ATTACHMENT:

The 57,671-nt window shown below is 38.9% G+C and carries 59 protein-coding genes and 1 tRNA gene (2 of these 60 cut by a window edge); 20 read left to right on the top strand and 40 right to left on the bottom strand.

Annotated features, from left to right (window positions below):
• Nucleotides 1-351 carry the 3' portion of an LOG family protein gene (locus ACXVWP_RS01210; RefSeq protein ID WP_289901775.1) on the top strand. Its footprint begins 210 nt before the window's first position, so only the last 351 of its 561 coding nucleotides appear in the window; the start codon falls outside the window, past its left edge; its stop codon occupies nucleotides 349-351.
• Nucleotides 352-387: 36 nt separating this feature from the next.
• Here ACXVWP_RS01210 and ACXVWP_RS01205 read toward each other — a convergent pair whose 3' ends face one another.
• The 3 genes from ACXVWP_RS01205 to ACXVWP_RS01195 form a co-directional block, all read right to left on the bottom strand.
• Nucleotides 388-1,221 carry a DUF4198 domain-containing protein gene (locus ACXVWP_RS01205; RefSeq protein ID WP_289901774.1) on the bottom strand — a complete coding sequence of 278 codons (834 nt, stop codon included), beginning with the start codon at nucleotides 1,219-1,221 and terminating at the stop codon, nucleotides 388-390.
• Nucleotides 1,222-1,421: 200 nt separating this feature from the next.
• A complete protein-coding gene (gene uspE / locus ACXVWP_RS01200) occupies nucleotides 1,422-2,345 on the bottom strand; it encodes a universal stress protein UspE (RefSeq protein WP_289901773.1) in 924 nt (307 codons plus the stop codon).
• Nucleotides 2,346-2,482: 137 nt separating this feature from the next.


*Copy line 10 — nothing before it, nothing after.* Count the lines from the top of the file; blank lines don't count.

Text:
• Nucleotides 2,346-2,482: 137 nt separating this feature from the next.